London (CNN) — Plans for what promises to be London’s most spectacular underground tourist attraction have been revealed: the $268 million transformation of a mile-long series of World War II tunnels in a dazzling immersive experience.
So clandestine that they were once protected by the United Kingdom’s Official Secrets Act, the former spy tunnels are to be remodeled by a team of architects including those responsible for Singapore’s Gardens by the Bay and Central Battersea Electric, if the project wins approval this autumn.
The London Tunnels is a new multi-million pound project that could become the British capital’s most exciting underground tourist destination to date. Credit: DBOX/The London Tunnels
The Kingsway Exchange Tunnels, around 40 meters below Chancery Lane tube station in High Holborn, were built in the 1940s to protect Londoners from bombing raids in the Second World War.
Kingsway Exchange Tunnels: The Kingsway Exchange Tunnels, photographed here in 1952, are a mile-long series of tunnels located beneath Chancery Lane tube station.Credit: BT Media Image Library/Getty Images/Courtesy of The London Tunnels
That was the last time they were open to the public. Its next wartime role was to house the secretive Directorate of Special Operations, a branch of MI6 that inspired James Bond’s Q Division.
From telephone exchange to direct line
They were later expanded to become the Kingsway Telephone Exchange, which in the 1950s served as an internal communications center during the Cold War. It even housed the hotline connecting the leaders of the United States and the USSR.
World War II Shelter: This photo shows the tunnels under construction in the early 1940s as a shelter for Londoners during the height of Germany’s aerial bombing campaign against Britain.Credit: BT Media Image Library/Getty Images /Courtesy The London Tunnels
The station housed a dense network of 5,000 trunk cables and a busy community of 200 workers who manned the telephone lines.
In the 1980s, British Telecom took over the premises and created the world’s deepest licensed bar for use by government staff, with a games room with pool tables and a tropical fish tank – the height of luxury. the 1980s.
Operations Center under Holborn: After a period as the headquarters of the top-secret Special Operations Executive, the tunnels became the headquarters of Kingsway Telephone Exchange. Credit: BT Media Image Library/Getty Images/Courtesy of The London Tunnels
The telephone exchange technology became obsolete by the end of the decade and was dismantled. But now fund manager Angus Murray, CEO of The London Tunnels, wants to bring the tunnel’s story to life for visitors with immersive high-resolution displays, interactive structures, scent-emitting technology and hundreds of precision speakers.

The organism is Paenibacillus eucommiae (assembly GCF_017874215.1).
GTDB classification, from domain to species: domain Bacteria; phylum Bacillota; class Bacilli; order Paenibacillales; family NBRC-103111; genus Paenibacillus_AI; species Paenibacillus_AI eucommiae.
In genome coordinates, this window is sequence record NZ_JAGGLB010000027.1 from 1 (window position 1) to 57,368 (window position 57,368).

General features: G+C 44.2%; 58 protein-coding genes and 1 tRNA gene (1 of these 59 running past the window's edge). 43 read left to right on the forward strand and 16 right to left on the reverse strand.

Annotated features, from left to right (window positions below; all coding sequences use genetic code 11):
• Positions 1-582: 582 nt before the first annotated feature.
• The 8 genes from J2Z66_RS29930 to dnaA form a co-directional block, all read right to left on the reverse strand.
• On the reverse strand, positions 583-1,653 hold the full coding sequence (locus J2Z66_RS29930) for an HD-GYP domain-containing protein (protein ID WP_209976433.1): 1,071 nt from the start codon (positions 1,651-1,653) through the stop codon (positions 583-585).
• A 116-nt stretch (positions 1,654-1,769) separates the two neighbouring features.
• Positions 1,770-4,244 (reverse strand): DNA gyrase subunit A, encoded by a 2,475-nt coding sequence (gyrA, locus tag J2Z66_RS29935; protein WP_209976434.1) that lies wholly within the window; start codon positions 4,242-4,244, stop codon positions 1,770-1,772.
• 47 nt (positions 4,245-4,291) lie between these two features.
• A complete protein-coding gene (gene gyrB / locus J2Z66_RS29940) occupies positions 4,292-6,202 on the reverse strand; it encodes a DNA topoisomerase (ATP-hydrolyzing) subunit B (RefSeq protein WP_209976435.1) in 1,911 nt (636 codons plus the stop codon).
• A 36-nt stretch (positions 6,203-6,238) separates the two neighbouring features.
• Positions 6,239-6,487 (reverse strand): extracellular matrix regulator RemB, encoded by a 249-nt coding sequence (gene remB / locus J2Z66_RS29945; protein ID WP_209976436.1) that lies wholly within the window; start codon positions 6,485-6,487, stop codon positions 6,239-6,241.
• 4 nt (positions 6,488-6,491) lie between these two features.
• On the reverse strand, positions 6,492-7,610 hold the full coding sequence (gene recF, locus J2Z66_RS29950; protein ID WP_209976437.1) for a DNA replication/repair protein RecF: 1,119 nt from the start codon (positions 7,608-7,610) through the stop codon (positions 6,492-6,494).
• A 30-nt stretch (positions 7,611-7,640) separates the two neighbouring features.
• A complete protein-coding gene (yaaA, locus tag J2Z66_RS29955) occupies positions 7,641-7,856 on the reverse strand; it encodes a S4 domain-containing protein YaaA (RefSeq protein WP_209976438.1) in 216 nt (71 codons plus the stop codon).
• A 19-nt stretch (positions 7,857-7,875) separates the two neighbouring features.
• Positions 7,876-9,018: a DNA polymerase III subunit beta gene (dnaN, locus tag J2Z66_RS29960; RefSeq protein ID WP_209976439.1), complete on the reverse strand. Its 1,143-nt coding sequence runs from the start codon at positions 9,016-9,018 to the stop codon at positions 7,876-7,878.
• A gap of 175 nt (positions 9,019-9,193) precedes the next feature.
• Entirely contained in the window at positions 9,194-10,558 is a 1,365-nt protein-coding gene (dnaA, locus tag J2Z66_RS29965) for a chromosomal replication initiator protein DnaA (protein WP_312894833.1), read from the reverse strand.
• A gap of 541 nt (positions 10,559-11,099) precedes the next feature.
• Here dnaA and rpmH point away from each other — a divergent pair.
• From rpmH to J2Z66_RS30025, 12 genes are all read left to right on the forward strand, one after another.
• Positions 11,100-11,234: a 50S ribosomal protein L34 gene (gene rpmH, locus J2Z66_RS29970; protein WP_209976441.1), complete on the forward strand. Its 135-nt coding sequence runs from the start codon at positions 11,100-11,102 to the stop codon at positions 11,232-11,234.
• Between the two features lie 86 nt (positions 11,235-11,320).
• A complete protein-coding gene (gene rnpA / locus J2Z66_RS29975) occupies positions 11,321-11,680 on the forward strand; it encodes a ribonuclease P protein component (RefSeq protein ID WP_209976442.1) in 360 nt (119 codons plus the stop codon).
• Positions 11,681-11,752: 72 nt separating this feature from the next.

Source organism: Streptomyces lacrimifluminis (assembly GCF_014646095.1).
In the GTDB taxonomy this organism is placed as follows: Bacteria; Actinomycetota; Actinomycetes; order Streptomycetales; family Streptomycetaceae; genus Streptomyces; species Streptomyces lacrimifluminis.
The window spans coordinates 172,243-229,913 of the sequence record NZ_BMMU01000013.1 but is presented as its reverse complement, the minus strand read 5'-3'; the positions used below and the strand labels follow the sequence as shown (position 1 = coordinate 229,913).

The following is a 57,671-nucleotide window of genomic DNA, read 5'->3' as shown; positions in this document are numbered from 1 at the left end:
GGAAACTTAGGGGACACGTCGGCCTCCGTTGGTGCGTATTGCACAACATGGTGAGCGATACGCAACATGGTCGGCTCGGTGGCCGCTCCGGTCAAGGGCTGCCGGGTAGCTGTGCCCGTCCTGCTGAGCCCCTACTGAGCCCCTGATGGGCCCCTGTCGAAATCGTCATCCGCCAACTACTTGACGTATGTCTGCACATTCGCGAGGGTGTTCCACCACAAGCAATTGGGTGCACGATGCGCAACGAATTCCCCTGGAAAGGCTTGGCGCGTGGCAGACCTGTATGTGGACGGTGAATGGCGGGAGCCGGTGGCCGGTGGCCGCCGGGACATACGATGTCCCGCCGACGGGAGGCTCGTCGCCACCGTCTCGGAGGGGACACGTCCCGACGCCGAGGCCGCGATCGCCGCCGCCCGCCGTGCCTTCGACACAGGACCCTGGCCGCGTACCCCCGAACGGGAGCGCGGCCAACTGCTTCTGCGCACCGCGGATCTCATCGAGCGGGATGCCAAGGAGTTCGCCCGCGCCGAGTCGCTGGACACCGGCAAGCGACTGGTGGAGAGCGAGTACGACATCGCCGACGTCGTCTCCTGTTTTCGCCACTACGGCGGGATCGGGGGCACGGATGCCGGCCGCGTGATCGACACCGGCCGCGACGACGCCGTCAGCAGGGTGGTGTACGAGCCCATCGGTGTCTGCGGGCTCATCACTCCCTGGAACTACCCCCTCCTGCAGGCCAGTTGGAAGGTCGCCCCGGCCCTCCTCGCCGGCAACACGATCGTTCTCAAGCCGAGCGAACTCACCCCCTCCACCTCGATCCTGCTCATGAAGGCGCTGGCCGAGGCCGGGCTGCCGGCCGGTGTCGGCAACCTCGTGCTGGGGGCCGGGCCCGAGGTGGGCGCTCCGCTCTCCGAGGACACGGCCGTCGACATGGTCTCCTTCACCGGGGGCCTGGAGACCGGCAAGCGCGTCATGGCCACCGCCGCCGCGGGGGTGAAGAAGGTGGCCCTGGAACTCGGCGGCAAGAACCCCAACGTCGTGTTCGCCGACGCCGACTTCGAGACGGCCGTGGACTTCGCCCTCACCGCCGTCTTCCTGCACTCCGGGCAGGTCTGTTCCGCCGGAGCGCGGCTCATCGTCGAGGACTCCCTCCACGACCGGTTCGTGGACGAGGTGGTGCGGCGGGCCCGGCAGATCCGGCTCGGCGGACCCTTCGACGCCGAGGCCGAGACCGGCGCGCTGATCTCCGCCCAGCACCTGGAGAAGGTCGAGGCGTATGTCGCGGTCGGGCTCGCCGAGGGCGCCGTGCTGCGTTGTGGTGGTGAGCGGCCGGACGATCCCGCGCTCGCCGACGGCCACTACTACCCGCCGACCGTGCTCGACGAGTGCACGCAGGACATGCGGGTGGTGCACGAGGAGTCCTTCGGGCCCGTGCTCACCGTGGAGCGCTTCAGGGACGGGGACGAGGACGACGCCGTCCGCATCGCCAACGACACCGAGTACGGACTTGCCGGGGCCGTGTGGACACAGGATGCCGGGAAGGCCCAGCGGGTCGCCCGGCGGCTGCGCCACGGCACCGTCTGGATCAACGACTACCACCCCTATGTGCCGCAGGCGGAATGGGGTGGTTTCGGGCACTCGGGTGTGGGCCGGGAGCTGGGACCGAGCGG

No expense will be spared when it comes to immersive magic. Credit: DBOX/The London Tunnels
“The history of the tunnels, their scale and their location between London’s Holborn and the historic Square Mile could make these tunnels one of London’s most popular tourist destinations,” Murray says in a statement.
The plan consists of investing 140 million pounds (US$170.5 million) in the restoration works and another 80 million pounds (US$97 million) in all the extras.
The new project aims to bring the history of the tunnels to life using cutting-edge technology and interactive exhibitions.Credit: BT Media Image Library/Getty Images/Courtesy The London Tunnels
With Wilkinson-Eyre Architects on board, they have a stellar team for this ambitious project, which far exceeds any other offering in the city. Today, London’s best-developed permanent underground tourist attraction is the Churchill War Rooms, located just 3.5 meters underground and a fraction of the 8,000 square meters occupied by the Kingsway Exchange Tunnels.
The tunnels in 1968, as a communications center. Credit: BT Media Image Library/Getty Images/Courtesy The London Tunnels
London Underground also regularly organizes guided tours of the city’s abandoned tube stations and tunnels called Hidden London. These tours are always very popular and packed, and tickets sell out as soon as they become available.
The tunnels were used until the late 1980s, when telephone technology became obsolete. Credit: BT Media Image Library/Getty Images/Courtesy The London Tunnels
However, they remain the best opportunity to live an underground adventure for a few years, since the London tunnels project, if it goes ahead, will not welcome its first visitors until 2027. But everything indicates that the wait will be worth it. the sorrow.
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